Six studies (2254 patients) reported on right-to-left ventricle diameter ratio (all measuring transverse images) in haemodynamically stable patients [11, 32, 34, 44, 49, 53]. The meta-analysis of these studies revealed an increased risk of death at 30 days in patients with right-to-left ventricle diameter ratio, the OR was 1.64 (95% CI 1.06–2.52; p=0.03, I2 0%) (fig. 5). The funnel plot is presented in figure S4.

Figure 5–

Forest plots for death at 30 days in haemodynamically stable patients. Risk of death in haemodynamically stable patients with increased right-to-left ventricle ratio. CT-RVD +ve: computed tomography (CT)-detected right ventricle dysfunction (RVD) present; CT-RVD -ve: CT-detected RVD absent.

Eight studies (2925 patients) reported on death due to pulmonary embolism at 30 days [11, 32, 36, 38, 39, 44, 49, 53]. Analysing these studies an association was found between right-to-left ventricle ratio and death due to pulmonary embolism (OR 7.35 (95% CI 3.59–15.09); p<0.00001, I2 16%) (fig. S5). The funnel plot is presented in figure S6. The negative predictive value of right-to-left ventricle ratio for death due to pulmonary embolism at 30 days was 99% (95% CI 98–100%) and the positive predictive value was 5% (95% CI 2–12%). Association was confirmed when the analysis was restricted to the seven studies reporting on right-to-left ventricle ratio measured in transverse images (OR 7.78 (95% CI 3.53–17.14); I2 28%) (fig. S7) and to the five studies specifically reporting on hemodynamically stable patients (1994 patients; OR 3.48 (95% CI 1.36–8.91); I2 0%) (fig. S8).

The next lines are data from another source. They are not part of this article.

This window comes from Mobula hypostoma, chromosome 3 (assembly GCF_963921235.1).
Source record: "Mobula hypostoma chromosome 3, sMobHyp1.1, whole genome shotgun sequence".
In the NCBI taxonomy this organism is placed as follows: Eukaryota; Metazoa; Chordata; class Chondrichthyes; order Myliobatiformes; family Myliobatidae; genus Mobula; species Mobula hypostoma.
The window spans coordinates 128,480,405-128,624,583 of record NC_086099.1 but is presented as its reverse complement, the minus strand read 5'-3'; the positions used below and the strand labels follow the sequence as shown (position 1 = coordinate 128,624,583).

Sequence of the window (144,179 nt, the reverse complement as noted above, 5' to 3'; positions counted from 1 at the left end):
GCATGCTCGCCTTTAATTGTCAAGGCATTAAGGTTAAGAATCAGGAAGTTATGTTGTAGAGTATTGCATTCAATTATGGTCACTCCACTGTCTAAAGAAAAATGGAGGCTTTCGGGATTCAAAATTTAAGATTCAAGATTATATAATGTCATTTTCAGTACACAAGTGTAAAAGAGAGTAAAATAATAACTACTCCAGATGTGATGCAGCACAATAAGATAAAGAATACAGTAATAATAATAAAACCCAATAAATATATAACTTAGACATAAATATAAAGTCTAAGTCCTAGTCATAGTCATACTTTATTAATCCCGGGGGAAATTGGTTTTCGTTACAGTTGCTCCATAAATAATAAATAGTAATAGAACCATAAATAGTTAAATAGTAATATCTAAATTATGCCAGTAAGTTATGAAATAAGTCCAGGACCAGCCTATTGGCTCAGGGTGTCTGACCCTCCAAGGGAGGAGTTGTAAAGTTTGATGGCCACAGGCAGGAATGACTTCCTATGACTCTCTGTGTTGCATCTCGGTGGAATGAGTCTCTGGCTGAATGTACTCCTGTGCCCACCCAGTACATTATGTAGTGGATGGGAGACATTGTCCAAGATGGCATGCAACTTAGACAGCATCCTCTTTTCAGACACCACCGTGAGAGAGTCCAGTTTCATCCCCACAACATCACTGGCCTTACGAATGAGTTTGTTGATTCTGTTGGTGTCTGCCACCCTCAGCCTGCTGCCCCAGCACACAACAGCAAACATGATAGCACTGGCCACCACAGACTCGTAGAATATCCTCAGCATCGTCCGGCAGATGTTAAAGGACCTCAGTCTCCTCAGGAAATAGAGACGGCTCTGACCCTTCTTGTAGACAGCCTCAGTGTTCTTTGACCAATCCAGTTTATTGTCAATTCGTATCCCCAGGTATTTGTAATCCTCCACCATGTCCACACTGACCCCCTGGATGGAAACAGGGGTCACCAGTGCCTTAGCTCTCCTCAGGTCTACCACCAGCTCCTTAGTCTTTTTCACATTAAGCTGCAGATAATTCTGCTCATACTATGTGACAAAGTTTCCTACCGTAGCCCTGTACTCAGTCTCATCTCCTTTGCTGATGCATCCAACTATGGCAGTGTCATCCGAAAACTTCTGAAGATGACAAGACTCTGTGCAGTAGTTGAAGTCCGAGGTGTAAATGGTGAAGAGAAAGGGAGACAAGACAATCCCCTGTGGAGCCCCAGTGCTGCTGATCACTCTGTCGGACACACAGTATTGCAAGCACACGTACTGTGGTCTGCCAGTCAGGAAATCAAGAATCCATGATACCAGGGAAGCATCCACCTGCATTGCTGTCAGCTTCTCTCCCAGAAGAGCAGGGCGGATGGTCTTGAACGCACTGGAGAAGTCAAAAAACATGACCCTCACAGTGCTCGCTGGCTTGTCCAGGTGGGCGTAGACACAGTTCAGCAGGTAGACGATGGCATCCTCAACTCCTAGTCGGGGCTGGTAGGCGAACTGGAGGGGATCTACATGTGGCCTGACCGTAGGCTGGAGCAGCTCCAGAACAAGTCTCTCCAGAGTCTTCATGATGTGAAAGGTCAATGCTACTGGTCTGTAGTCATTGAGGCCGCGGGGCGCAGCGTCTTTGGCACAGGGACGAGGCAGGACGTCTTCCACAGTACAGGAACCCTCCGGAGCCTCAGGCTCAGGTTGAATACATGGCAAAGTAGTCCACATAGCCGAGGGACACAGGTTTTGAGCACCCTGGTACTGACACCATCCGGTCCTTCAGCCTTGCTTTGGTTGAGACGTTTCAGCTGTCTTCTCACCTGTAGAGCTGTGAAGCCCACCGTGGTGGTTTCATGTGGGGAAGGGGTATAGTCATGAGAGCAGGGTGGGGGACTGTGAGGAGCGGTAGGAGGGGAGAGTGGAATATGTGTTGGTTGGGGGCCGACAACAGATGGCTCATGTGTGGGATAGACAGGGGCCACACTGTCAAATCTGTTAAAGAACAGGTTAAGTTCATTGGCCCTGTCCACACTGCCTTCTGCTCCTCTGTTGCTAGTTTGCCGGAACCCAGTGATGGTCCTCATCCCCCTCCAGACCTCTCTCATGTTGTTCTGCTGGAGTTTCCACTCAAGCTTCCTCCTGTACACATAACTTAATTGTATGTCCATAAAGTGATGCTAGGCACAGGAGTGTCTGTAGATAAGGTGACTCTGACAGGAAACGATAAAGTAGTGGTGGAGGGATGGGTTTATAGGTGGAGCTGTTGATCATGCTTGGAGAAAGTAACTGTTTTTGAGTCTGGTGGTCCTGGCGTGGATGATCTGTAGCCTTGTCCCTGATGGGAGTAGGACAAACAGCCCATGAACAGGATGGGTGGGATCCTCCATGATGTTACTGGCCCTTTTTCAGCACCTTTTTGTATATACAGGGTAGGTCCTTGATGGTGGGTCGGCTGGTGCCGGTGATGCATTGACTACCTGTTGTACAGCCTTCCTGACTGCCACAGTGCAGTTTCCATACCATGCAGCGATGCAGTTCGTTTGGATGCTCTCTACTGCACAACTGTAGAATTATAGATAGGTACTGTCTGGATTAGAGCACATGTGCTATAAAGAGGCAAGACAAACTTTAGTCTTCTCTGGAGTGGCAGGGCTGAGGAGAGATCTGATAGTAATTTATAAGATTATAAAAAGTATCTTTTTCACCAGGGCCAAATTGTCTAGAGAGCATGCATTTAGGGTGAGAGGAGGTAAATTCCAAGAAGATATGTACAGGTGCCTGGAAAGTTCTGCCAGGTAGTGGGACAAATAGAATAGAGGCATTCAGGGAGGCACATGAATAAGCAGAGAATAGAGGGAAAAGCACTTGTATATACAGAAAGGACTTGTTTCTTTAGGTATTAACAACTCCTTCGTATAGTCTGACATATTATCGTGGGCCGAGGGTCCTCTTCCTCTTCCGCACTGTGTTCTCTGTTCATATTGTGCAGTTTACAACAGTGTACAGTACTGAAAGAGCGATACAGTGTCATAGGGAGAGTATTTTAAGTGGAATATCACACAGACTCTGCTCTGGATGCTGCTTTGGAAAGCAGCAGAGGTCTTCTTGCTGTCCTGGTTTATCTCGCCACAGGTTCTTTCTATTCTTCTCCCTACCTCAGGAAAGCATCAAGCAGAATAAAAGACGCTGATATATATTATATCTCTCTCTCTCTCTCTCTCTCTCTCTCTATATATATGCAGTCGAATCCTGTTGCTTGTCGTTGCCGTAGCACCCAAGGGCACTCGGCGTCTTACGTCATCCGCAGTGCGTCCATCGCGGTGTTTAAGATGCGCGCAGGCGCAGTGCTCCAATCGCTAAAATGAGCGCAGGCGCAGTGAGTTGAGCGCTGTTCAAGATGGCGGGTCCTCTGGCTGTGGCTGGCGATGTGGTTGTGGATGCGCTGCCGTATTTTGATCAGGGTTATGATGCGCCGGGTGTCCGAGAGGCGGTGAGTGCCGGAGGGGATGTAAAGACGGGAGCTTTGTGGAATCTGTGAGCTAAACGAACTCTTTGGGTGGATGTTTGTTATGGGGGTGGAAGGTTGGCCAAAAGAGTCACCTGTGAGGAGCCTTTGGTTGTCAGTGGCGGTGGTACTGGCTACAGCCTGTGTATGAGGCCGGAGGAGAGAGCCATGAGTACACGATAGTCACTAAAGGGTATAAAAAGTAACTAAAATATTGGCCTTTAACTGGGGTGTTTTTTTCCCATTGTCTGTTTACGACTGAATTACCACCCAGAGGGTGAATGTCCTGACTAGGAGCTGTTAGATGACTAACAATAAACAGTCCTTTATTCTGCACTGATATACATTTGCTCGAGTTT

Death within 3 months

Seven studies (782 patients) reported on right-to-left ventricle diameter ratio and mortality within 3 months from index pulmonary embolism. All but one study reported right-to-left ventricle diameter ratio measured in transverse images [23, 27, 35, 42, 44, 51]. The analysis of these studies showed a significant association between right-to-left ventricle diameter ratio and death; the OR measured by random effects model was 4.65 (95% CI 1.79–12.07; p=0.002) with significant heterogeneity (I2 51%). Five of these studies (647 patients) reported separate data for patients who were haemodynamically stable at presentation [27, 35, 41, 44, 50]. The analysis of these studies showed a statistically significant association between right-to-left ventricle diameter ratio and death with an OR of 5.14 measured by a random effects model (95% CI 1.45–18.19, p=0.01), with significant heterogeneity (I2 63%). The funnel plots did not reveal publication bias in any of the above analyses. Data on the prognostic value of IVS bowing and other CT features are presented in the supplementary material.

Discussion